A virtual cup of coffee with Thomas Pieters

Exclusively to WAMP, Thomas Pieters talks to us on how the lockdown and a new baby has been influencing his golf career

Belgian golfer Thomas Pieters became world famous as the first rookie ever to win four of his matches in the 2016 Ryder Cup. After an average year, he fought his way back into the Top75, but was stopped by a nasty virus. How does a top golfer, who normally plays a tournament nearly every week, survive these strange Spring months? And how will he bring himself back into competition mode? For the first time in months, we’re having a cup of coffee with Thomas Pieters, who is about to become a father this Summer.


WAMP: Thomas, competition in the US has re-started and The European Tour will kick off this week. When will we see you back in action?
THOMAS: I contemplated playing this week at the Austrian Open, but changed my mind as the baby’s due date is now approaching fast. And with all the Covid-19 fears, I don’t want to risk being denied entry at the maternity ward. So I’ll start again after the baby is born. Becoming a father is now more important to me than anything else. After that, I’ll be back.


WAMP: What’s the due date?
THOMAS: If all goes well, end of July or early August.


WAMP: The US PGA Championship starts on 6th August in San Francisco. So there is a chance we’ll see you there?
THOMAS: Honestly, don’t count on it. I don’t either. I’m in the field and it is a Major, so yes, it would be fantastic to tee it up. Big money and lots of points for the rankings. But I’m not thinking about just that. Baby and mum are my priority right now. If the baby comes earlier than expected, we’ll see. But even if I do end up going, I’ll be unprepared.


WAMP: Like Lee Westwood was in Abu Dhabi earlier this year?
THOMAS: And he won. I know. With golf you never know. That’s why I don’t spend time thinking about it. First stop is becoming a daddy now. There are two tournaments at Celtic Manor after the PGA Champs, the Celtic Classic and the Wales Open. And after that, there’s the UK Championship at The Belfry. If I don’t make it to the States, I’ll look into those UK events.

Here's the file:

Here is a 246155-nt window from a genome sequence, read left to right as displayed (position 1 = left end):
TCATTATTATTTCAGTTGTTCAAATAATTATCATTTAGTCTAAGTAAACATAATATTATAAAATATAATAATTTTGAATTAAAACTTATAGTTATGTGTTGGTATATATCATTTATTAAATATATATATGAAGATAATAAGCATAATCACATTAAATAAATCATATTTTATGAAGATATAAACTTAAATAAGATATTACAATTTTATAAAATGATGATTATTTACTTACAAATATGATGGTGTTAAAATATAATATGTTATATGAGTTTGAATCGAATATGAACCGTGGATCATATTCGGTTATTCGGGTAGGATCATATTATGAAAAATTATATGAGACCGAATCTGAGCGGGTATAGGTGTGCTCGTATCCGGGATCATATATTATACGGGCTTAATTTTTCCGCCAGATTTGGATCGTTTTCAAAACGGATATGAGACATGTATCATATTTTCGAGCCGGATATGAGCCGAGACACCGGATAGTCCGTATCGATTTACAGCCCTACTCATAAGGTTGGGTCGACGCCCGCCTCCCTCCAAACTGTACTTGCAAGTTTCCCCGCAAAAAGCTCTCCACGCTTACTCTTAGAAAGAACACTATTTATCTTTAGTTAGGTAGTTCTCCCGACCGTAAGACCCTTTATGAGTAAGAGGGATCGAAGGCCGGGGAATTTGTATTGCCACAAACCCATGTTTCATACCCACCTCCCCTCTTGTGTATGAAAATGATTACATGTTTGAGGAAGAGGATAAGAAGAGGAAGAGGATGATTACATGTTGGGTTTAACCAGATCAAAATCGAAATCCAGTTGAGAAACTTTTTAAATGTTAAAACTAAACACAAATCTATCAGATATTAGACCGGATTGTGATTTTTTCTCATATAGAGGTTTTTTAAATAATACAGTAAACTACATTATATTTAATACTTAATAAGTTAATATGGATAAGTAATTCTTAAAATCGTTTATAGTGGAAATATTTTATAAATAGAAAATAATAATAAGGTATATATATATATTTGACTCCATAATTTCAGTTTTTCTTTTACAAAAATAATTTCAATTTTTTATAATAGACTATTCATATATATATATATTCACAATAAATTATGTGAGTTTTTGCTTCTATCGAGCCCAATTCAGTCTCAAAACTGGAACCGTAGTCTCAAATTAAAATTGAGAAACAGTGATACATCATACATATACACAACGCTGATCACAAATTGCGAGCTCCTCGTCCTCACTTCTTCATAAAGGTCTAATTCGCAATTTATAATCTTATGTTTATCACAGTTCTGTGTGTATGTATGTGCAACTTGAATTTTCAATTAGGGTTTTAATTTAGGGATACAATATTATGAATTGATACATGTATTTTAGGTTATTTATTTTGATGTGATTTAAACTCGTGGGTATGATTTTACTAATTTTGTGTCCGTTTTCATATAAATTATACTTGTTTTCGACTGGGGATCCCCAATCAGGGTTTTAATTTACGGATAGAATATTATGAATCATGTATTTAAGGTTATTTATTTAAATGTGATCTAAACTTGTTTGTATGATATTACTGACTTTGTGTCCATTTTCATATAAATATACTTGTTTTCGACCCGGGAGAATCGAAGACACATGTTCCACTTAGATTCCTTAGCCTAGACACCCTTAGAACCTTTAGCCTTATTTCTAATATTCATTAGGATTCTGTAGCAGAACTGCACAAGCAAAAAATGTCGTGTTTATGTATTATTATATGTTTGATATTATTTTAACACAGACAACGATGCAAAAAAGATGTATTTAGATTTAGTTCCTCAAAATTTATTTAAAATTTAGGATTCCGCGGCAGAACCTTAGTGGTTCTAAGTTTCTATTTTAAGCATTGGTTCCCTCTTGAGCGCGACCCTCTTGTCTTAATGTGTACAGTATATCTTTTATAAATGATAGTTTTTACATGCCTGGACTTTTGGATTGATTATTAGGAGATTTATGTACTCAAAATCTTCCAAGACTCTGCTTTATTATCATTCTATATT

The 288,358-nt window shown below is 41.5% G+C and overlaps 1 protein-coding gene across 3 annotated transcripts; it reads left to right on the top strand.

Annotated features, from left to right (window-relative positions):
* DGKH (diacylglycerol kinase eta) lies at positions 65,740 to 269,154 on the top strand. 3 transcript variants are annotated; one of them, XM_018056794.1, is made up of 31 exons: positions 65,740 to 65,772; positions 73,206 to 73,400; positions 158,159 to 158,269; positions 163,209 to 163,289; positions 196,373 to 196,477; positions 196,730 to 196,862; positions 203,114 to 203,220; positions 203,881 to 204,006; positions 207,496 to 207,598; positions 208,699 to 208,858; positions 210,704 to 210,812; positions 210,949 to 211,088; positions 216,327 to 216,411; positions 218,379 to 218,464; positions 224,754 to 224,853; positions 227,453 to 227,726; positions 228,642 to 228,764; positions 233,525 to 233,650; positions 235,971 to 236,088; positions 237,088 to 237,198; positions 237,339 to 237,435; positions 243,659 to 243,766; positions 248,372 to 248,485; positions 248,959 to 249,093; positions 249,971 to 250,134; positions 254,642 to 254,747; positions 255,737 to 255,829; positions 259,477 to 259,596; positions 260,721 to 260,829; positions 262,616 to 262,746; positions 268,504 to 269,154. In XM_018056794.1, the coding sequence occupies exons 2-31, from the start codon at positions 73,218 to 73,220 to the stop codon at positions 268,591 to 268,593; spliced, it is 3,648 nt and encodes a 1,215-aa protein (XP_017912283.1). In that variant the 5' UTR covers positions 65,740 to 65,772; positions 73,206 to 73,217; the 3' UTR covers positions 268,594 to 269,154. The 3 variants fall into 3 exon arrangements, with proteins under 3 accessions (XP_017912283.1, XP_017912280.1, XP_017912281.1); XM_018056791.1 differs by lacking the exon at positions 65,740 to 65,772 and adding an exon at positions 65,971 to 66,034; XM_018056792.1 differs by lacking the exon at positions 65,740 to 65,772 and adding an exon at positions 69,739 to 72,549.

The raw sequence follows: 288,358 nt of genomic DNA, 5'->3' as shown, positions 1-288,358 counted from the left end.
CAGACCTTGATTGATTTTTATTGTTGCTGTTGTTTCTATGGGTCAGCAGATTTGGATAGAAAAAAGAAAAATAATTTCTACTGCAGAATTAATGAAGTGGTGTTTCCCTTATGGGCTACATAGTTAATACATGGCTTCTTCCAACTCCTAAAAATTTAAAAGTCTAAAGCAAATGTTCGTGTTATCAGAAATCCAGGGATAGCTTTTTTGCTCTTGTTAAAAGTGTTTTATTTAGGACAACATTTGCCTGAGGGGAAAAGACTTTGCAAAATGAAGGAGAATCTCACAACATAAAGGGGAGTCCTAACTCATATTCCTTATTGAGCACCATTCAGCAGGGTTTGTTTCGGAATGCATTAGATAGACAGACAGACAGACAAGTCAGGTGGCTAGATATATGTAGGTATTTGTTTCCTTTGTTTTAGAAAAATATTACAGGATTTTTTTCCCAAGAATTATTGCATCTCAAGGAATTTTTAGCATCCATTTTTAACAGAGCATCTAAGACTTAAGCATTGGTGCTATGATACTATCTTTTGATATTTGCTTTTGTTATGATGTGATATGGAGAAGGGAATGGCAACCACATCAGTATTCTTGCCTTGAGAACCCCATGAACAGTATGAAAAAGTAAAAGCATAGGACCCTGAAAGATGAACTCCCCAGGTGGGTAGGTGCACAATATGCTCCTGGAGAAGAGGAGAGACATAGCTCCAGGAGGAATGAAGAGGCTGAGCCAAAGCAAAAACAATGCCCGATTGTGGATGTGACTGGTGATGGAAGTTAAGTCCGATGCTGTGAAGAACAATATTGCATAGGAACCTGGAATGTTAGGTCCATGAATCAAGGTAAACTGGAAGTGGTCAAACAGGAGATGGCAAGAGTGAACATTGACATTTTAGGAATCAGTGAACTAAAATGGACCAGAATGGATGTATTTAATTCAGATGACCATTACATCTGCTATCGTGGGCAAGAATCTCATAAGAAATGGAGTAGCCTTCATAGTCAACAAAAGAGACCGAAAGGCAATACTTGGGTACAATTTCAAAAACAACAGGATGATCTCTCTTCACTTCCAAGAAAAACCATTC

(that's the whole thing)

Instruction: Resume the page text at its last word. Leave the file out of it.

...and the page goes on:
WAMP: Did you use the lockdown to get to a higher level of golf?
THOMAS: No. Golf practice without a specific nearby goal makes no sense. I have worked out a lot though. All kind of sports. But hitting balls on the driving range just isn’t my thing. I need competition. You know, when the courses re-opened after lockdown, I played par or one under at best. So, I did have to remind myself it wasn’t going to be easy. But since then, I’ve played match play every day. My followers on WAMP can see the results, so the feeling of ‘I want to win’ returns. This morning, I played Royal Antwerp and started off with two birdies. I said to myself, this is the day. Today I’ll play double digits. 10 under par at least. By the 11th hole, I was already 8 under. So it looked like the target was realistic. Then I only make pars until the last hole, where I make birdie to win the match, but with a score of 9 under. Only 9 under. So I’m disappointed. That’s the spirit though. Never satisfied. Always hungry for more. It may sound silly, but having to post my results on WAMP is a great motivator now. So far this week, I’ve played 6, 8 and 7 under par. My handicap. (laugh).